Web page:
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Review: Mercedes-Benz AMG GT 4-door

What is it?
We may have AMG boss Tobias Moers to thank for the GT 4-door. Despite the day job, and the riches it entitles him to, Moers is also a family man, and sometimes an AMG GT R isn’t quite the ticket. Mercedes’ model range is still expanding with a near-viral rapidity, so while you might reasonably wonder what’s wrong with an E63 or indeed CLS 53, someone has spied another distant but vacant niche – presumably using something akin to the Hubble telescope – and the result is the AMG GT 4-door coupe.

Rear seats and decent-ish boot space are departures from the usual USPs, especially on what’s only the third model line developed entirely by AMG (following the SLS AMG and AMG GT coupe and convertible). But as they’re smuggled in via a swooping, almost endlessly elongated coupe silhouette, there’s little to worry about here and rather a lot to like.


Mercedes’ current form language espouses reductionism, ie: deleting the lines, slashes and slats designers use to distract the eye, in favour of artful simplicity. The trick is to manage this distillation without ending up with an amorphous blob, a feat the GT 4-door manages. The sharky nose, bonnet ‘powerdomes’, shallow DLO and, in the vivid parlance of Mercedes exterior designer Vitalis Enns, ‘fantastic ass’, imbue the GT 4-door with a street presence in excess of its key rival, the Porsche Panamera. Especially if you go for matt magno paint, which is as sensational to look at as it is impossible to keep clean. The 20-fin Air Panel active aero enlivens the front end, and there’s a multi-stage rear spoiler. Amorphous blobularity is a risk if your GT rides on the standard 19in wheels.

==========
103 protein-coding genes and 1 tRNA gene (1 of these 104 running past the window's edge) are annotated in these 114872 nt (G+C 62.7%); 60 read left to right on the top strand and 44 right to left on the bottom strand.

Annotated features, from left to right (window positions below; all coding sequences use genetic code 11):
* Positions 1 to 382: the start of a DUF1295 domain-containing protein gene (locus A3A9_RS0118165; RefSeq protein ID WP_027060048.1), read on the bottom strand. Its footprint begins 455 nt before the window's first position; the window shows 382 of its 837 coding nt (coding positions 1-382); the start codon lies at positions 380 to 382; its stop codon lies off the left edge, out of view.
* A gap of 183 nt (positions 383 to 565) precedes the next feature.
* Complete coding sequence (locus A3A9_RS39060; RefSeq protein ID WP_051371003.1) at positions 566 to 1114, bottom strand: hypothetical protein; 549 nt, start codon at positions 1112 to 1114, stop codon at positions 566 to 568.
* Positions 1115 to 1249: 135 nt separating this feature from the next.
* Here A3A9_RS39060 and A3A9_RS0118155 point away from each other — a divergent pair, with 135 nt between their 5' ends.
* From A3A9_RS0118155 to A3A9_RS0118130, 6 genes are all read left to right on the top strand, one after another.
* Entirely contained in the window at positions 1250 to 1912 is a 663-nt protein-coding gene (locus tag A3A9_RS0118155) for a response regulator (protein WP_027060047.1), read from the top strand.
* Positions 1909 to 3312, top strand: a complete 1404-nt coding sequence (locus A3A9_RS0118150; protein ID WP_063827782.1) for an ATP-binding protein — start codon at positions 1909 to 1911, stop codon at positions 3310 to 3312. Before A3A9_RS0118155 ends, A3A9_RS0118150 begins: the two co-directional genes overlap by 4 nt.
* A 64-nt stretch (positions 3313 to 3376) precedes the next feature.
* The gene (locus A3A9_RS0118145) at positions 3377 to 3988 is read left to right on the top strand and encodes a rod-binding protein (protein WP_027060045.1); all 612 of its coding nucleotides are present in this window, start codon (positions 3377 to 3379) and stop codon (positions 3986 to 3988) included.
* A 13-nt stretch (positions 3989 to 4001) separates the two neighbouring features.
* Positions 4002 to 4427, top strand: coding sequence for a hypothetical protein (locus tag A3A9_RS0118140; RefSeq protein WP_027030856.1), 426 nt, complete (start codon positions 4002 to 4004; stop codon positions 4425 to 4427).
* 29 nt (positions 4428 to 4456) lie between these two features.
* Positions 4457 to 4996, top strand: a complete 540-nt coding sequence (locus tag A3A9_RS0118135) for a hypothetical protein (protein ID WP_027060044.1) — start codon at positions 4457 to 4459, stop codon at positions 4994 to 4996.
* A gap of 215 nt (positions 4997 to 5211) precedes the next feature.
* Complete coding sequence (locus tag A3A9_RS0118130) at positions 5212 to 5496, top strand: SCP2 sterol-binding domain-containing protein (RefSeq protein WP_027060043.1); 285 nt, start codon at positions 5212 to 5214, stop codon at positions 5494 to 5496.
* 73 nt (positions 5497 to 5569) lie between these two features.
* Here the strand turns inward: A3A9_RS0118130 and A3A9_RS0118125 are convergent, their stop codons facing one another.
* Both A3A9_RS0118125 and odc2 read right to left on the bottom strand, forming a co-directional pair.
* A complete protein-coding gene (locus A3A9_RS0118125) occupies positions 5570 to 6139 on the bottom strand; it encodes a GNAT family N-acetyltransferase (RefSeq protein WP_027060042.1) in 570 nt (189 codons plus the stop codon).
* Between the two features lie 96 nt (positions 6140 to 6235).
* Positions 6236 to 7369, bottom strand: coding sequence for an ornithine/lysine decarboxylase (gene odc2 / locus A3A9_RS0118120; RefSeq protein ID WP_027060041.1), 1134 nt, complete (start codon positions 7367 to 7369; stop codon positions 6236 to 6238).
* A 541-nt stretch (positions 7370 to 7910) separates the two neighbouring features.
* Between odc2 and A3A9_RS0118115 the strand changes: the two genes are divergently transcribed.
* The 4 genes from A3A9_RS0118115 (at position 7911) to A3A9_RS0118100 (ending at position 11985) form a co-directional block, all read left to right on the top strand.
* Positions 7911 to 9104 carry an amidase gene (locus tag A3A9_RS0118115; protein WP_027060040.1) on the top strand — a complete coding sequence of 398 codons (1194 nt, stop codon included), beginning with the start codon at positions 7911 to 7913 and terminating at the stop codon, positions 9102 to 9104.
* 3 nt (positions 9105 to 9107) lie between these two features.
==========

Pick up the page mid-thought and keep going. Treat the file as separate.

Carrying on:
It’s also worth pointing out that the name is at once uninspired and disingenuous, given that this new car uses the MRA platform that underpins the C-Class, E-Class, CLS and various other Mercedes, and therefore isn’t a GT 4-door at all. But at least that means it can run the 4Matic all-wheel-drive hardware, promoting daily usability in shabby weather over hardcore hedonism. Question is, is that a good thing?


What is it like on the road?
You’d need a super computer to calculate the matrix of possibilities the GT 4-door conjures. We’ll focus here on the 63 S 4Matic+, powered by AMG’s magnificent 4.0-litre ‘hot inside V’ V8 biturbo, which delivers 630bhp and 850Nm from 2500 to 4500rpm. There are others: the same engine in non-S form makes 577bhp, and there are also GT 53 and 43 versions, which use the new 3.0-litre inline six-cylinder in 423 or 357bhp forms. Key to those is an integrated hybrid EQ Boost electric motor that handles starter-alternator duties for improved efficiency and smoothness, and also generates the power for the 48-volt on-board electrical system. Mercedes has yet to confirm whether these will be available in the UK, so it’s back to the fire-breathing 63 S. Shame…

This engine has so many tricks it’s like being invited to the VIP room within the VIP room of the world’s hottest club. If Ferrari’s 3.9-litre twin-turbo leads the way, this AMG unit is damn close in terms of zero-lag flexibility and charisma, its twin-scroll turbos and twin-duct exhaust manifold enhancing efficiency, low-rev torque and perhaps most noticeably engine response. Performance is blistering, 100kph blazing past in 3.2 seconds with a top speed of 312kph, all over-laid by thunderous old-school sonics.


Given that this is AMG’s family supercar, duality and approachability are key, though. The 63 S is certainly easier to deal with than the GT coupe, swatting away surface noise and riding compliantly despite its hefty rubber (295/35s at the rear). It’s an able, amiable cruiser. But AMG was also confident enough in its seamier side to let us loose on the Circuit of the Americas, the F1 track near Austin, Texas: 20 corners, 5.12km, and enough violent high-speed direction changes to challenge Lewis Hamilton’s WO9 never mind its distantly related 2045kg cousin. That’s some serious mass right there.